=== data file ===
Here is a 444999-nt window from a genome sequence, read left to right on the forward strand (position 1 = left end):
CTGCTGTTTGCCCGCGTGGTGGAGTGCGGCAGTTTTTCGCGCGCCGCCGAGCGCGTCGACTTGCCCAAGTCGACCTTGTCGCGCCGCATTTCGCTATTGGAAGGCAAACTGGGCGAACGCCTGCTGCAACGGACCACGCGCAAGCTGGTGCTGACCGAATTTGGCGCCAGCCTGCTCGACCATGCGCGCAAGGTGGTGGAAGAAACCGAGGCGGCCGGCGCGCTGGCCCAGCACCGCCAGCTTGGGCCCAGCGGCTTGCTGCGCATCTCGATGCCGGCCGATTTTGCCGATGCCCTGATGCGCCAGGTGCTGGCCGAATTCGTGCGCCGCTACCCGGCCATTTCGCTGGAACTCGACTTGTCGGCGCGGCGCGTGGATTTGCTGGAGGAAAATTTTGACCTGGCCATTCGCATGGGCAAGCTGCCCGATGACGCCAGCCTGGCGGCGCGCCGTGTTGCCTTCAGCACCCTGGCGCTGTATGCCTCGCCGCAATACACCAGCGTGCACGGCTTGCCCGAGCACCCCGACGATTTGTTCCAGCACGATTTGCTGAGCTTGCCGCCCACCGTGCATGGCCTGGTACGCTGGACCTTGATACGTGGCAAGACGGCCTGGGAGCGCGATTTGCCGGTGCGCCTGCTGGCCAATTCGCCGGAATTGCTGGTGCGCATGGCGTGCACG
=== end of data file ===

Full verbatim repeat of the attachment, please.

Here is a 444999-nt window from a genome sequence, read left to right on the forward strand (position 1 = left end):
CTGCTGTTTGCCCGCGTGGTGGAGTGCGGCAGTTTTTCGCGCGCCGCCGAGCGCGTCGACTTGCCCAAGTCGACCTTGTCGCGCCGCATTTCGCTATTGGAAGGCAAACTGGGCGAACGCCTGCTGCAACGGACCACGCGCAAGCTGGTGCTGACCGAATTTGGCGCCAGCCTGCTCGACCATGCGCGCAAGGTGGTGGAAGAAACCGAGGCGGCCGGCGCGCTGGCCCAGCACCGCCAGCTTGGGCCCAGCGGCTTGCTGCGCATCTCGATGCCGGCCGATTTTGCCGATGCCCTGATGCGCCAGGTGCTGGCCGAATTCGTGCGCCGCTACCCGGCCATTTCGCTGGAACTCGACTTGTCGGCGCGGCGCGTGGATTTGCTGGAGGAAAATTTTGACCTGGCCATTCGCATGGGCAAGCTGCCCGATGACGCCAGCCTGGCGGCGCGCCGTGTTGCCTTCAGCACCCTGGCGCTGTATGCCTCGCCGCAATACACCAGCGTGCACGGCTTGCCCGAGCACCCCGACGATTTGTTCCAGCACGATTTGCTGAGCTTGCCGCCCACCGTGCATGGCCTGGTACGCTGGACCTTGATACGTGGCAAGACGGCCTGGGAGCGCGATTTGCCGGTGCGCCTGCTGGCCAATTCGCCGGAATTGCTGGTGCGCATGGCGTGCACG